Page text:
The women who want freedom, marry more enlightened men and together they have one goal. To get the hell out of the country.

    Nobody that wants big change wants to stay. They know it is not possible in their lifetimes.

  21. DisenfranchisedVoter, on February 19th, 2009 at 1:36 pm

    Thank you for posting that.

    ” Get out.” ..it’s still the best advice generally .

  22. I can’t remember if I heard this on Italian tv, or somewhere else, but some news anchor was saying a couple of days ago, that the US was prepared to grant citizenship to new immigrants, if they were prepared to join the military and be sent abroad. (Immigrants had to have been 2 years in the States.)

  23. So does this mean that the Code Pinkos will now don BDUs and enlist to support Teh One?

    laurie, I think the NYT had an article about that. The military needs special skills such as languages.

  24. obama lost tom hayden, who told him last summer all this saber-rattling in afghanistan was ill-advised…

    http://www.huffingtonpost.com/tom-hayden/chasing-needles-by-burnin_b_112728.html

    …and tom still thinks it’s really, really dumb to dump resources into a war that’s already lost. check out “obama’s wars” from last month.

    http://www.huffingtonpost.com/tom-hayden/obamas-wars_b_155669.html

  25. King Amanullah in 1919 began initiating social reforms that included a new dress code which permitted women in Kabul to go unveiled and encouraged officials to wear Western dress. Modernization proved costly for Afghanistan and was resented by the traditional elements of Afghan society.

    It seems they keep going back to the old ways. I think we just need to get.

  26. I guess we are there to ensure the world’s poppy supply….basically .

  27. The Taliban is no threat to the United States. The problem was that they allowed Al Queda to use their country as a base of operations.

    But that problem was minor in comparison to the financial support Al Queda received, much of which came from our alleged allies in Saudi Arabia (the same place most of the 9/11 hijackers came from)

    A-stan has no oil, strategic value or critical resources.

  28. Poppies are thier oil . The Taliban stopped poppy production….that is more than enough of a reason for us to invade.

  29. My first thought when I heard backtrack was wait a minute, didn’t he go to Pakistan when he was in college on some rich family’s dime?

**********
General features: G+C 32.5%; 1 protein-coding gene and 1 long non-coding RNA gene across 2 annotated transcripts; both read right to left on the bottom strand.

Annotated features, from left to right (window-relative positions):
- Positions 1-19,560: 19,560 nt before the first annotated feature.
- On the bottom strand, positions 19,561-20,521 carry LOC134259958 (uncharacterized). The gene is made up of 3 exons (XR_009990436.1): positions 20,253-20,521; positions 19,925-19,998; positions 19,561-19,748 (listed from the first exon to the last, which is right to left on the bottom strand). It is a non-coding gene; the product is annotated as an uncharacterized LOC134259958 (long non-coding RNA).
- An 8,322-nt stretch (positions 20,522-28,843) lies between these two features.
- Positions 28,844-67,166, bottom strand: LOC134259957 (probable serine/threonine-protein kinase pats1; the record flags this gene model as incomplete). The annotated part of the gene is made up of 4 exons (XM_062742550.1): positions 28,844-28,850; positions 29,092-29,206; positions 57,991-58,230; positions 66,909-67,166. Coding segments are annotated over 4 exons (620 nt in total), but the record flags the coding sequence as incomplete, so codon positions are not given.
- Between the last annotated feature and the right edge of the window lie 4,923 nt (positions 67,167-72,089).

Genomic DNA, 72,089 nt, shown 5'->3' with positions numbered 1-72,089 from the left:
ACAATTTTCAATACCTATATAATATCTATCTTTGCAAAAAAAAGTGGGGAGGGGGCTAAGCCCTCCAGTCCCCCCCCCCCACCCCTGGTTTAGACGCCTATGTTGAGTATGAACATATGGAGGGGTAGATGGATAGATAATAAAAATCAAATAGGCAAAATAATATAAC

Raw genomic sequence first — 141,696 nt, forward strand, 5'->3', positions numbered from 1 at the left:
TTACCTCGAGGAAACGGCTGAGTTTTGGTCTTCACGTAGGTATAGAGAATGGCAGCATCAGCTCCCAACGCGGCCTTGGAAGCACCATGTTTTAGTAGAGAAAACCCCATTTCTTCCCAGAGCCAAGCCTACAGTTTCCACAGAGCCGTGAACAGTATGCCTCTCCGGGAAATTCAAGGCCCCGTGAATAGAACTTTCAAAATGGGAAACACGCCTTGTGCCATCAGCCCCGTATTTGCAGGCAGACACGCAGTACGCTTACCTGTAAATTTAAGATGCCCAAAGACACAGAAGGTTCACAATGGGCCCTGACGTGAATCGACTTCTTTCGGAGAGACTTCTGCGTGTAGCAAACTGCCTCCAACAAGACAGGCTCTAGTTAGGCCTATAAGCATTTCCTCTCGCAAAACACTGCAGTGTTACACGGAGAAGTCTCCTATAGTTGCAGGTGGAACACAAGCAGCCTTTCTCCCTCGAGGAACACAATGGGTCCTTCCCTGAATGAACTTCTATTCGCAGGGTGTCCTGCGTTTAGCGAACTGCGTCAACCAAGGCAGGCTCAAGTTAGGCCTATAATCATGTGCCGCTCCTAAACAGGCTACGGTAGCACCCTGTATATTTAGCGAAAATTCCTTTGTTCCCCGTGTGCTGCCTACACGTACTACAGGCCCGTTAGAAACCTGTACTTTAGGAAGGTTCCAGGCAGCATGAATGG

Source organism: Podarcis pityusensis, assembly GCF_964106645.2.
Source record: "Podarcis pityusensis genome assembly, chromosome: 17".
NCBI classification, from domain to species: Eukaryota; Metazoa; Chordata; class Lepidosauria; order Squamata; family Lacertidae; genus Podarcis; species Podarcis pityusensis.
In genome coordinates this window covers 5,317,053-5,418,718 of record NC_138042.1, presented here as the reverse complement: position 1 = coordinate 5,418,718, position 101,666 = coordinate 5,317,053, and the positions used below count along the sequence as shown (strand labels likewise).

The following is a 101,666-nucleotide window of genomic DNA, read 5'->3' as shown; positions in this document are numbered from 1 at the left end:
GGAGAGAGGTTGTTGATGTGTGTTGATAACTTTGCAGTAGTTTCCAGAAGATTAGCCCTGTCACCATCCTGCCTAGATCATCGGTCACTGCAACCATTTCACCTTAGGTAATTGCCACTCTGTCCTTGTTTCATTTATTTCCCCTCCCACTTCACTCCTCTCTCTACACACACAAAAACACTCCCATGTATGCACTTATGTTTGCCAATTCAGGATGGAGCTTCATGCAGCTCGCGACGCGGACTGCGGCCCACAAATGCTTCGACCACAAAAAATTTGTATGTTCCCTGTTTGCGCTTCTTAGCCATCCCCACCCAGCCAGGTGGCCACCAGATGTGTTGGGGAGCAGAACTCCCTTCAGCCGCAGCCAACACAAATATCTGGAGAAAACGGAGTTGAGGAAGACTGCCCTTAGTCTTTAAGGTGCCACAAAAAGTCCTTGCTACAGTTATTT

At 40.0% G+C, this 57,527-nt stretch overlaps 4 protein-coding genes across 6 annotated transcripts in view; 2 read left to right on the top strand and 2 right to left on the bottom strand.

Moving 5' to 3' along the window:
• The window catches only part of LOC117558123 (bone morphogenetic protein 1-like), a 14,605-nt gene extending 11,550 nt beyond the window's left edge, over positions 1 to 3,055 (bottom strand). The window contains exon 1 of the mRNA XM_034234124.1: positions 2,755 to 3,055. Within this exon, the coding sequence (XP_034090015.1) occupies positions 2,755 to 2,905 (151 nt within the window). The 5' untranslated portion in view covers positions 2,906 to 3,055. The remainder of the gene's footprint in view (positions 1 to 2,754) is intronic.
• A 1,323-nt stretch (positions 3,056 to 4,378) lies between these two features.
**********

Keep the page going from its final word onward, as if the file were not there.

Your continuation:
Who in Pakistan will make money on this infusion of our people?
    Who stands to benefit, Not America, not Europe and certainly not the the Afghan people?
    What companies still want to build a pipeline through Afghanistan?

    WOMEN WITH INTELLIGENCE AND EXPERIENCE,MEN WHO SUPPORT THEM AND COUNTRY BEFORE PARTY ALWAYS

    PUMAS,BUBBAS,EQUALISTS AND THOSE PEOPLE RULE

  30. myiq

    That is part of the problem. The only thing the poor place has going for it is poppy production.

    I do agree with the poster who said we’d have to dump trillions into the country to make it so that the case was otherwise and I do not think we’d see a return on those trillions for decades. I’m not sure we have decades to wait on an investment return particularly when we are having to borrow to make the investment.

  31. We just don’t have the money for Obama’s folly. Can’t he show he’s a He Man some other way?

  32. Can’t he show he’s a He Man some other way?

    He could take off his shirt and flash his moobs

  33. Myiq,

    Please, I just finished lunch. I need time to digest before picturing that!

  34. I’ve got an idea…it’s radical. If he wants to reshape a country why not start with OURS. Health care or education are two areas he can start with. Jiminy Crickets.

  35. From Cannonfire:

    Why am I suddenly flashing on that creepy remark Joe Biden made…the one about Obama being “tested” by some major event within six months?

  36. Poppy production increased 17% in 2007 to 202,000 hectares. (Note: 1 hectare = 2.4710538 acres)

    (Source: CIA World Factbook)

  37. Thanks for all the links folks. I have only a passing knowledge of the Afghanistan situation, although I know a fair bit about how WE armed the Taleban so they could fight the Soviet Union, which the Taleban did, and then turned around and starting fighting us via radical Islam.

    It is so easy to get caught up in the economic news of every day – because it is important – that we need to remember to pay attention to this Afghanistan situation. One thing that the administration ought to be doing is building relationships with India but the fear is that a) this will annoy Pakistan and b) worse, China, who we are in such debt too. Pres. Bill Clinton worked hard on improving and making more robust our relations with India – I’m going to be watching for this from State and from the White House.

  38. OT
    Dakinikat

    No Quarter just put up a post talking about Paul Keating.
    He is saying some pretty harsh truths.
    You would understand it better than I do.

    WOMEN WITH INTELLIGENCE AND EXPERIENCE,MEN WHO SUPPORT THEM AND COUNTRY BEFORE PARTY ALWAYS

    PUMAS,BUBBAS, EQUALISTS AND THOSE PEOPLE RULE